French Socialists candidates for the 2011 French Socialist Party presidential primary Aubry and Hollande attend summer meeting of the French Socialist Party in La Rochell
French Socialists candidates for the 2011 French Socialist Party presidential primary Aubry and Hollande attend summer meeting of the French Socialist Party in La Rochell

The race for the socialist presidential candidate has now truly started after an unprecedented open primary held on Sunday saw previous presidential runner up Segolene Royale ousted, leaving Francois Hollande, and Martine Aubry to fight for the chance to run against President Nicholas Sarkozy in next year's presidential election.

French polls had predicted Both Hollande and Aubry would be left to battle for a chance to run as president but the latest results proved the any of the two politicians could win as win a minority of vote left to be counted, François Hollande led with 39%of the votes, followed by Martine Aubry (31%), Arnaud Montebourg (17%), Ségolène Royal (7%), Manuel Valls (6%) et Jean-Michel Baylet (1%).

The primary was open to all registered voters who were willing to pledge support for 'the values of the left' and to pay one euro ($1.30) towards the cost of the election.

Despite 2 million votes casted in the first round of the Socialist primaries, none of the six candidates clinched more than half of the vote, heating up the race and announcing a tensed week, which will see the two potential candidate affront each other in a TV debate tomorrow.

The turnout for the country's first such primary was however hailed as a victory by both members of the socialist party and the press.

''Despite the obstacles, the challenges, our wonderful democratic bet of primaries has paid off beyond our most secret hopes,'' said Harlem Desir, the interim party chairman.

Mr Hollande, 57, long polled as favourite, had said he hoped for a ''clear and clean'' victory in round one and his aides had warned a score of less than 40 per cent would have been a disappointment.

The two candidates will now court the four runners-up for support, as their backing could prove crucial.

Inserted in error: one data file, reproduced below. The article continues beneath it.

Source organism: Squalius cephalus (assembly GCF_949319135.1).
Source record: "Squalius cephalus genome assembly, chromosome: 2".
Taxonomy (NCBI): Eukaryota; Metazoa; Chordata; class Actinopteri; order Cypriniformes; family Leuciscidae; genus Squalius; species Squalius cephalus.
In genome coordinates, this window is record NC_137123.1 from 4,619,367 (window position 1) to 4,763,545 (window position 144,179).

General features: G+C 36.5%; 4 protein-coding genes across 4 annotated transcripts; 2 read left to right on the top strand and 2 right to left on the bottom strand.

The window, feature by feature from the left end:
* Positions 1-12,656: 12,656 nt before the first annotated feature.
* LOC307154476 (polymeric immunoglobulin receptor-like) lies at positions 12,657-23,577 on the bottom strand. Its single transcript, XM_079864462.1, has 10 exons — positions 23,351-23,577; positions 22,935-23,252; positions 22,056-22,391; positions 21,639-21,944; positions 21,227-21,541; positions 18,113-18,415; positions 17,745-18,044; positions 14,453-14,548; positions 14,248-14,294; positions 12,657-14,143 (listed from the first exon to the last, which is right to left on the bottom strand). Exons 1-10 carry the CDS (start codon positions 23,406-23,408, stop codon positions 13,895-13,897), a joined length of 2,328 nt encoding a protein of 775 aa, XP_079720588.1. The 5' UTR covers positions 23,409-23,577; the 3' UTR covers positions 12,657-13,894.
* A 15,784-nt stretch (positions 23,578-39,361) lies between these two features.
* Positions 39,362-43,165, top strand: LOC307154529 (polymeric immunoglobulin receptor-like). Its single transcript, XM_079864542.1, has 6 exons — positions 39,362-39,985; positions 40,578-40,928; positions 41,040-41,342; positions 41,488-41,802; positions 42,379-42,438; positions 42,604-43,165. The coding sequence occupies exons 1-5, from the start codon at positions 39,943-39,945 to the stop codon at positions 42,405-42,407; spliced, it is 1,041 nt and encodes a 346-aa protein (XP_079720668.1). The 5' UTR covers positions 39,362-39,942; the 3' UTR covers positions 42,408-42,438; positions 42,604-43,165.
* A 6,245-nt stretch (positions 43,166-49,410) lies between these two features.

In third place was Arnaud Montebourg, 48, a rising politician who has won part of the public over by focusing on ''deglobalisation'' and calling for a crackdown on speculation by banks.

Segolene Royal, 58, surprisingly came fourth; bursting out in tears after the results came up. Her choice is now set to be scrutinised by the media as she will have to decide whether to back her former partner and father of her four children Hollande or instead chooses to support Aubry.

Tensions between Segolene, Aubry and Hollande mounted following her presidential candidacy in 2007, with many complaining Holland had offer little support while Aubry distanced herself from Royal after her failure to win the election which saw Sarkozy become president.

During a contest for the Socialist party chairmanship in 2008, which Aubry won, the two woman politician also accused each other of vote rigging, threatening the party's cohesion.

The press and the public are also set to be interested in who the former favourite socialist runner up Dominique Strauss-Kahn will choose to support.

The former IMF chief was forced out of contention after a New York maid accused him of sexual assault, which saw him charged, sent to jail and then put on bail.

Even though the charges have now been dropped, Strauss-Kahn's reputation in France and abroad has been tarnished by the scandal, and the politician is still embroiled in another sexual assault scandal, after a French writer Tristane Banon accused him of trying to rape her.

Strauss-Kahn was seen voting in the Paris suburb of Sarcelles, and revealed he had voted for Martine Aubry.

Without a presidential victory since 1988, the Socialists are aware the next presidential elections result could make or break their party.

Sarkozy has not yet announced his candidacy but is expected to wait until next year to do so, hoping the domestic economic climate will be more favourable. The President's popularity has suffered a sharp decline, in part due to the Eurozone crisis and a stagnating economy, announcing a tensed presidential race.